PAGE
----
Ποιειν Και Πραττειν - create and do



This study about ‘successful cultural planning strategies’ is based on numerous, equally unusual experiences. Until most recently it was not common practice for professional planners and city officials to take culture into consideration when planning interventions into the city's fabric and structure. Since the cultural dimension contains as well reflective approaches to the role of the arts and culture in the life of a city, planning cannot be understood if it does not include this philosophical angle of further going reflections. For what citizens image their city could be, that differs from what usually planners conceive in conjunction with financial interests wishing to develop the city in but only a certain way. Thus reflection of the imagination is crucial as is in the final end the self understanding by which citizens move about and live in the city. All the more reason to think about one key departure point, namely Lewis Mumford's 'the Story of the City' and his reasoning for a need to have a city museum which preserves the memories of lived through stories in the city.

The link between culture and space started to become a focal point at the Aegean Seminars which started in Naxos 1983 and have continued to do so till the present. The important development in these seminars was that topics of discussions were marked at first only by critical planners and geographers interested in theories of space. But then happened what became known as the ‘cultural turn’. It altered the approach to how urban spaces are used and planned for. The 'cultural turn' was first provoked by one geographer expounding in Samos 1987 the simple thesis that urban mobility can be explained by cultural needs being satisfied or not; if people feel their cultural needs are not fulfilled within the immediate vicinity they live in, they move either to another part of town or leave the city altogether.

Thus there is already one indicator, namely if culture is sufficiently provided for by a city? This means not merely, if the city has but one theatre and perhaps several cinemas, but something more and which can be called a distinct cultural atmosphere. It would include lively neighborhoods with children playing in the streets and parents not afraid for them due to cars. More so it would mean the citizens identify with the city in a way that can be linked with their 'cultural well-being', even though this term is most evasive and never a sound policy concept. However, it is an indication of something and therefore in need to be taken further into consideration when planning the future of the city.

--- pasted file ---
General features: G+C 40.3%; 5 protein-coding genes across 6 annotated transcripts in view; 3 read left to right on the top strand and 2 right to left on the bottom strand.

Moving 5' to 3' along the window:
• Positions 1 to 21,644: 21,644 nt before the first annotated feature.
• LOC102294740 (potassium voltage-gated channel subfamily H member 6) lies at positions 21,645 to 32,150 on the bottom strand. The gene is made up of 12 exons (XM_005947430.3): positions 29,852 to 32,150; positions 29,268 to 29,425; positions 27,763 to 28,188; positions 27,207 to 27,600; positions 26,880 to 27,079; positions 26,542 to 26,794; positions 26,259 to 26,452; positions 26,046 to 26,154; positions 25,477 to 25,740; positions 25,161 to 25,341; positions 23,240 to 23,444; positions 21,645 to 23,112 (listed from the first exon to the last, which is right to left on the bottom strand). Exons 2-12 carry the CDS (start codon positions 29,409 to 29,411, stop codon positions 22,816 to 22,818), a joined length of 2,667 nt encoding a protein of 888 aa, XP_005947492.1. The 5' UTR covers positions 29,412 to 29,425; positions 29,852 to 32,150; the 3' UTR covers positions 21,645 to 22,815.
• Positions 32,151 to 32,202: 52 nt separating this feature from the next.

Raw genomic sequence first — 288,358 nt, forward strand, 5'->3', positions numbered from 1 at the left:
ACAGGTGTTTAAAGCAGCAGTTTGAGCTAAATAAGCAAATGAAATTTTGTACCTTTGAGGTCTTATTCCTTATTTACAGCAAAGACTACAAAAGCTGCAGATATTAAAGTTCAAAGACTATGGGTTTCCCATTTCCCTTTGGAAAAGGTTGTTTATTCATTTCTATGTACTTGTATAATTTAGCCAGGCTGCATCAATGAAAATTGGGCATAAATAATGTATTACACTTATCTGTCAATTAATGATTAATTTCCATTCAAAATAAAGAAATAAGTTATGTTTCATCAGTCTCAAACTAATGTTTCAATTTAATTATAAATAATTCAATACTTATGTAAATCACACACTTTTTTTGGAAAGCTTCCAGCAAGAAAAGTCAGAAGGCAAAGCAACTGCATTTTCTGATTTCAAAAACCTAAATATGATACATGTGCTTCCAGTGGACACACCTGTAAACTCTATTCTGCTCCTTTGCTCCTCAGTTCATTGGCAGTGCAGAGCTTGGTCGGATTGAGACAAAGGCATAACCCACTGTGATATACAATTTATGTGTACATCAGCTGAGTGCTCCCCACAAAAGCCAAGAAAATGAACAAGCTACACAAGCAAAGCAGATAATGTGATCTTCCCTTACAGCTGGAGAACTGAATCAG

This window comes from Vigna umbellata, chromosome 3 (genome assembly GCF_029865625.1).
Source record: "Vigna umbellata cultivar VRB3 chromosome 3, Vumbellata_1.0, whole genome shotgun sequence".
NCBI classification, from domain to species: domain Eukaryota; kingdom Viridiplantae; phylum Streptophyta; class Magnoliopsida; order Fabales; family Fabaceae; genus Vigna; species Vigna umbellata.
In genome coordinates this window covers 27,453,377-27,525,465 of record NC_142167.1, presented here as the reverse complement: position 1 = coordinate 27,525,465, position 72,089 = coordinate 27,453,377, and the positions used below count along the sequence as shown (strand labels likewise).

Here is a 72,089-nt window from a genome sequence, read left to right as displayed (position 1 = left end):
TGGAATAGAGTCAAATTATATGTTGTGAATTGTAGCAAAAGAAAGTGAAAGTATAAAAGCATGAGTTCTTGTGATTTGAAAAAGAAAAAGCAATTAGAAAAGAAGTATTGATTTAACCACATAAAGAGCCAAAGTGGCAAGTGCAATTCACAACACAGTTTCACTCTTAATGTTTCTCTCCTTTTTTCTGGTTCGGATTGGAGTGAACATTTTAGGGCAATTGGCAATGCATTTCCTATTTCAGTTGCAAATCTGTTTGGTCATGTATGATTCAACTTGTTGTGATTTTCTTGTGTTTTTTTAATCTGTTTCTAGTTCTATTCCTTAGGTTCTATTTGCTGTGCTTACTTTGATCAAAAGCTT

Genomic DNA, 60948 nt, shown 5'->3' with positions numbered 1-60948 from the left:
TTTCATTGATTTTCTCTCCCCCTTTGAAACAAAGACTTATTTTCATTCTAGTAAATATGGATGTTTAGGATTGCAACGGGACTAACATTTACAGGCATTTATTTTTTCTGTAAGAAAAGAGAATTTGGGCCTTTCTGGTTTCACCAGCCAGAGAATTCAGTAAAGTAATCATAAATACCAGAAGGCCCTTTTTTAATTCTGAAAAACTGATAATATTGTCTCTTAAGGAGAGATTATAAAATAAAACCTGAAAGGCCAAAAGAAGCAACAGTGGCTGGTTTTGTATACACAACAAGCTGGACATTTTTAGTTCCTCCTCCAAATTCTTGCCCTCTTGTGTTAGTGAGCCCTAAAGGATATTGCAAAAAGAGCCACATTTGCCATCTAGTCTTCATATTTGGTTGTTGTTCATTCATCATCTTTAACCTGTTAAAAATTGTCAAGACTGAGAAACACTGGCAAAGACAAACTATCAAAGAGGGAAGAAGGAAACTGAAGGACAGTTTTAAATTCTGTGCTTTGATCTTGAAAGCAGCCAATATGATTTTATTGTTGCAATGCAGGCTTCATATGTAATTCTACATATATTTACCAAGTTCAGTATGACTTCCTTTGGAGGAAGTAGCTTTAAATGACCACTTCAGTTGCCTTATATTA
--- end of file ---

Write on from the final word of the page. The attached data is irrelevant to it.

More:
Above all any city must take care to come to terms with the more encompassing sense of culture based on real life expectations citizens have and while pursuing an active life so that their lived through experiences forms a narrative within the city's cultural fabric.

Often culture is referred to only as the medium in which people can meet other people. It is, therefore, the equivalent of public spaces i.e. places where everyone hangs on once the sun has gone down and the coolness of the evening allows life to take place outside the houses. These city squares are configured in a certain way with one corner reserved by the old men playing forever chess while in another the children's playground attracts young parents with their children. The same can be extended when applying the notion of public space to what takes place near the fish market or in the streets which are converted on a Saturday morning into a market. All these places and spaces offer an inter exchanges of ideas and of commodities. It is itself already a part of culture.

Today these streets and urban spaces are marked above all by one phenomenon, namely the car as sign of mobility and as private space within public realms. Here then the question is what does the city give away freely while people do not know how much such system of streets cost to be maintained everyday? Filled with many different signs to be at least noted if not read, moving about in the city has become a required and special kind of literacy before knowing where to go in order to find out what is going on in the city.

Thus the outlay of a city expresses the way people chose to deal with the complexities of life. Since that is already an expression of culture and which no other function or organisation of the city can manage to provide or fulfil, it is best to recall how Lewis Mumford perceives the city: